In a curious action, the Obama Administration recently announced that it is waiting until 2015 to enforce the employer mandate provision of the Affordable Care Act (ACA). This requires employers to provide health insurance for employees if they have over 50. This mandate was initially set to be implemented in 2014. The reasons stated for the delay is to provide time to simplify the reporting requirements and to adapt health coverage and reporting systems. However, there may be another reason for this that no supporter of the ACA would ever admit to.
Even the most casual student of economics can realize that forcing employers to provide health coverage if they have over a certain number of employees creates an incentive for them to have one less employee than that number.
Clearly, this limits the desire of entrepreneurs to expand and increase employment, and it provides an overall stunt in growth. It also greatly increases the incentive for employers to shift employees to being part time rather than full time in order to avoid the employer mandate. Such effects have arguably already begun happening.
At a time when unemployment is decreasing at a very slow rate and the economy is relatively stagnant, the employer mandate could cause for a reversal in employment numbers that would tarnish Obama’s already questionable legacy.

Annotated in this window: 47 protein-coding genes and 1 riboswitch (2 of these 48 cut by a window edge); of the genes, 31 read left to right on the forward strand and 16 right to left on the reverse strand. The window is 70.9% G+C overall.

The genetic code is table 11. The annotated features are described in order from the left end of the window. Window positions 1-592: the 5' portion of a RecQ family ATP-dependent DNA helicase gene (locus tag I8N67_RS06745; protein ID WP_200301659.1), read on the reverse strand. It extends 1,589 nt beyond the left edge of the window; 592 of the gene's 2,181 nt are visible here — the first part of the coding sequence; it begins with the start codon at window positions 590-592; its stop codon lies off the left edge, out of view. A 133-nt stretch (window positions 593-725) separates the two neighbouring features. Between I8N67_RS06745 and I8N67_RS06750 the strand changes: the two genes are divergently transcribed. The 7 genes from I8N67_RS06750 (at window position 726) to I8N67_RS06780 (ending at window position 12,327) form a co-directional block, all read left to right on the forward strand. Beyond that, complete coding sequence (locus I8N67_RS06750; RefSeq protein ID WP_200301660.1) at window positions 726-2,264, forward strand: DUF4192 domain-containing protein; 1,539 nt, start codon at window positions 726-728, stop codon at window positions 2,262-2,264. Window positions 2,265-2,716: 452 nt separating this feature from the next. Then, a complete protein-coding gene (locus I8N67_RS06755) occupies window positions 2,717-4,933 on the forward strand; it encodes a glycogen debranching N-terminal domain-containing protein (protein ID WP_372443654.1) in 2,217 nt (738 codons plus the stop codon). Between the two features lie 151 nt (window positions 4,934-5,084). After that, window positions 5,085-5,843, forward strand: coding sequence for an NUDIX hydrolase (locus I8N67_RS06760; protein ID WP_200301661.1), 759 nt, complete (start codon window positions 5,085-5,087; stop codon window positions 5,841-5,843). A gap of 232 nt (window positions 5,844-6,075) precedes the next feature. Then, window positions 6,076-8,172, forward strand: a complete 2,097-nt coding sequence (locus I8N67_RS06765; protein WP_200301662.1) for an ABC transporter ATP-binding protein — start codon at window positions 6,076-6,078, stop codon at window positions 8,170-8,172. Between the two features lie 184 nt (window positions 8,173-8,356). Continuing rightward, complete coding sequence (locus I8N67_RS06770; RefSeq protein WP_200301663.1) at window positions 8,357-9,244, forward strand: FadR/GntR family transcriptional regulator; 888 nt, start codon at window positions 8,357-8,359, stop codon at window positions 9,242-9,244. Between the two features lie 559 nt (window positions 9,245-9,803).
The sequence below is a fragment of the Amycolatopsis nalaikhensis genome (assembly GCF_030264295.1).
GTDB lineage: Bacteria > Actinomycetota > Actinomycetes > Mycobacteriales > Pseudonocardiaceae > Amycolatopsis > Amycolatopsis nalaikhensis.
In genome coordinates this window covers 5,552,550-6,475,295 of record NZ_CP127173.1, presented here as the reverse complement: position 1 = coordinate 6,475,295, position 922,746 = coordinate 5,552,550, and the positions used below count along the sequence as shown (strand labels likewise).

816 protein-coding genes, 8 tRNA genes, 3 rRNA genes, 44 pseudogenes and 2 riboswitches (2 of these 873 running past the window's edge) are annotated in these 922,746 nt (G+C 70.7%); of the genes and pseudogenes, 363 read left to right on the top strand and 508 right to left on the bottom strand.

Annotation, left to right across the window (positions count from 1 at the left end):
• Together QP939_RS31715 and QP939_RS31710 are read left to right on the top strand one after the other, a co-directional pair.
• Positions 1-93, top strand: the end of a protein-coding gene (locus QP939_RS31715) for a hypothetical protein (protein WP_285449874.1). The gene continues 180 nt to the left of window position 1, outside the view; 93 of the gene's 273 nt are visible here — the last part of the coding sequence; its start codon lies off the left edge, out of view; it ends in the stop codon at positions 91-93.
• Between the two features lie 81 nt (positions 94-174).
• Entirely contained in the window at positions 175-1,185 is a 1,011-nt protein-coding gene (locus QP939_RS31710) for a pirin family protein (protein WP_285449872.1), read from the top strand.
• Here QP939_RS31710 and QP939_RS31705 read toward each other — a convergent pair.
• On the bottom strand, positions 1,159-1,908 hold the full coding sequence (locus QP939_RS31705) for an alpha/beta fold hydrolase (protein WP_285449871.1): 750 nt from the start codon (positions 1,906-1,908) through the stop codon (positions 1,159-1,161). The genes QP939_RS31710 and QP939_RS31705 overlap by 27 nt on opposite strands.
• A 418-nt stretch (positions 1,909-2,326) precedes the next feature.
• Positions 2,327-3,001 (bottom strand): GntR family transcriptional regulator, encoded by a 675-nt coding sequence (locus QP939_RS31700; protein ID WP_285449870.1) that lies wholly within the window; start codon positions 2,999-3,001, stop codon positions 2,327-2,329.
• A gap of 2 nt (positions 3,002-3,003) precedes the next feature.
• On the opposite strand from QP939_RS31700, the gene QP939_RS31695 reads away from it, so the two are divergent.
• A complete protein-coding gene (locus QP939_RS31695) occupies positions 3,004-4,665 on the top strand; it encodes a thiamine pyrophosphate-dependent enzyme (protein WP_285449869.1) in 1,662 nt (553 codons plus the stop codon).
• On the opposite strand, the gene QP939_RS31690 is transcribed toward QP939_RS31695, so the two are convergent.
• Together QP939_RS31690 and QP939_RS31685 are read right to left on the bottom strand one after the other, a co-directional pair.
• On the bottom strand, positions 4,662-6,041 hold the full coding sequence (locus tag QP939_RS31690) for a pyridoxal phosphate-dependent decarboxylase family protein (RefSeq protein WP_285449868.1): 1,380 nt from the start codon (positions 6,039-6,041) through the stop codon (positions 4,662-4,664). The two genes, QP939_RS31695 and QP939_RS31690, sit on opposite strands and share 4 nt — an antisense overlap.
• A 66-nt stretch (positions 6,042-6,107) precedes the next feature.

By delaying the implementation of this provision, the Obama Administration could be hoping to delay the development of these negative unintended consequences until after he is on his way out of office. However, this would require the realization of basic economics by those in government, which is something that is all too rare, if not nonexistent.
This also isn’t the only action associated with the ACA that delays the inevitable harm of the legislation.
In California, costs are set to be lower than initially expected in 2014, something that goes against the predictions of many opponents of the ACA. This is good news for supporters and a trump card over its dissenters right? The truth is that another gimmick is being used to delay the eventual skyrocketing of healthcare costs, as Robert Wenzel has pointed out.
The reality of California is that the government is subsidizing health insurance companies by reimbursing whatever money they lose because of keeping their prices artificially low. This creates the illusion that the ACA is decreasing costs in California. However, once these subsidies end in 2016 costs will probably skyrocket as they likely would now if there were no subsidies. Fortunately for Obama, by the time this increase comes to fruition he will likely be out of office and the blame can be put on whoever succeeds him.
While many negative effects of the ACA have already been seen, the Obama Administration has been taking whatever steps it can to conceal them. Unfortunately for Obama, and more importantly for the people of the United States, any action can only delay the ultimate failure and disastrous outcome of a complete implementation of the ACA.Published in